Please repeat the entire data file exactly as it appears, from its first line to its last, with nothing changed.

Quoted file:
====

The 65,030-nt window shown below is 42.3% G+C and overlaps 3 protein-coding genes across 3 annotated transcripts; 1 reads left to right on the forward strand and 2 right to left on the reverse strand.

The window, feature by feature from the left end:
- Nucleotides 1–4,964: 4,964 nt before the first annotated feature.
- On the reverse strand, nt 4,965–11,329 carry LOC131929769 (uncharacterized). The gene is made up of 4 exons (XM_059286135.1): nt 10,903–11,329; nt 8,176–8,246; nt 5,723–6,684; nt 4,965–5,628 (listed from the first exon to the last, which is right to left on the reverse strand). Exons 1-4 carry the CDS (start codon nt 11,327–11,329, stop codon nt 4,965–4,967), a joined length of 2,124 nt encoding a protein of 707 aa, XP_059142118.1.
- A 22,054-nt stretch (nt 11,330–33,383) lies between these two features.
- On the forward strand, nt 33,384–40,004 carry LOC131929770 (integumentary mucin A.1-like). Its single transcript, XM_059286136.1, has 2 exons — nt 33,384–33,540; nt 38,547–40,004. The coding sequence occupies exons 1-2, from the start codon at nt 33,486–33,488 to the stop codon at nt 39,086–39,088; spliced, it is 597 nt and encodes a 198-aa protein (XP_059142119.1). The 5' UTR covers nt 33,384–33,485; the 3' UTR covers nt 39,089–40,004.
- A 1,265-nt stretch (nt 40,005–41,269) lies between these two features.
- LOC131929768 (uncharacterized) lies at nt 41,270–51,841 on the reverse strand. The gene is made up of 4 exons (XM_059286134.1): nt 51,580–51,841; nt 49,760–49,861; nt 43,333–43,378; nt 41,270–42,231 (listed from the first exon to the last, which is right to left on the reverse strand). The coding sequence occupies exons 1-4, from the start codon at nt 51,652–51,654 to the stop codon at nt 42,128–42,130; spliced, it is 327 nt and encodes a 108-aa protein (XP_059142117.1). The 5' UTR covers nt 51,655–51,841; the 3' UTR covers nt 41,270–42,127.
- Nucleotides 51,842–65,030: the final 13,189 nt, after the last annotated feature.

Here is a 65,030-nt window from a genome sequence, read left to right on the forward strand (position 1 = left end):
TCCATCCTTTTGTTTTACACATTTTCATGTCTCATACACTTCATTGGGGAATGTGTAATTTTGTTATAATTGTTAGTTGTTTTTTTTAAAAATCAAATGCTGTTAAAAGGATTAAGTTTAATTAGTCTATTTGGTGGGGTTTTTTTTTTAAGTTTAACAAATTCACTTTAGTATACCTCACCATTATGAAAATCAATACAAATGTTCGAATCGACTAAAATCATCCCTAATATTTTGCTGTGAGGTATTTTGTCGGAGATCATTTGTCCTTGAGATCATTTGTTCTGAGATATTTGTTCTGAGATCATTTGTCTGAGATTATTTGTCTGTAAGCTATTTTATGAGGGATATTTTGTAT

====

The 65,030-nt window shown below is 42.3% G+C and overlaps 3 protein-coding genes across 3 annotated transcripts; 1 reads left to right on the forward strand and 2 right to left on the reverse strand.

The window, feature by feature from the left end:
- Nucleotides 1–4,964: 4,964 nt before the first annotated feature.
- On the reverse strand, nt 4,965–11,329 carry LOC131929769 (uncharacterized). The gene is made up of 4 exons (XM_059286135.1): nt 10,903–11,329; nt 8,176–8,246; nt 5,723–6,684; nt 4,965–5,628 (listed from the first exon to the last, which is right to left on the reverse strand). Exons 1-4 carry the CDS (start codon nt 11,327–11,329, stop codon nt 4,965–4,967), a joined length of 2,124 nt encoding a protein of 707 aa, XP_059142118.1.
- A 22,054-nt stretch (nt 11,330–33,383) lies between these two features.
- On the forward strand, nt 33,384–40,004 carry LOC131929770 (integumentary mucin A.1-like). Its single transcript, XM_059286136.1, has 2 exons — nt 33,384–33,540; nt 38,547–40,004. The coding sequence occupies exons 1-2, from the start codon at nt 33,486–33,488 to the stop codon at nt 39,086–39,088; spliced, it is 597 nt and encodes a 198-aa protein (XP_059142119.1). The 5' UTR covers nt 33,384–33,485; the 3' UTR covers nt 39,089–40,004.
- A 1,265-nt stretch (nt 40,005–41,269) lies between these two features.
- LOC131929768 (uncharacterized) lies at nt 41,270–51,841 on the reverse strand. The gene is made up of 4 exons (XM_059286134.1): nt 51,580–51,841; nt 49,760–49,861; nt 43,333–43,378; nt 41,270–42,231 (listed from the first exon to the last, which is right to left on the reverse strand). The coding sequence occupies exons 1-4, from the start codon at nt 51,652–51,654 to the stop codon at nt 42,128–42,130; spliced, it is 327 nt and encodes a 108-aa protein (XP_059142117.1). The 5' UTR covers nt 51,655–51,841; the 3' UTR covers nt 41,270–42,127.
- Nucleotides 51,842–65,030: the final 13,189 nt, after the last annotated feature.

Here is a 65,030-nt window from a genome sequence, read left to right on the forward strand (position 1 = left end):
TCCATCCTTTTGTTTTACACATTTTCATGTCTCATACACTTCATTGGGGAATGTGTAATTTTGTTATAATTGTTAGTTGTTTTTTTTAAAAATCAAATGCTGTTAAAAGGATTAAGTTTAATTAGTCTATTTGGTGGGGTTTTTTTTTTAAGTTTAACAAATTCACTTTAGTATACCTCACCATTATGAAAATCAATACAAATGTTCGAATCGACTAAAATCATCCCTAATATTTTGCTGTGAGGTATTTTGTCGGAGATCATTTGTCCTTGAGATCATTTGTTCTGAGATATTTGTTCTGAGATCATTTGTCTGAGATTATTTGTCTGTAAGCTATTTTATGAGGGATATTTTGTAT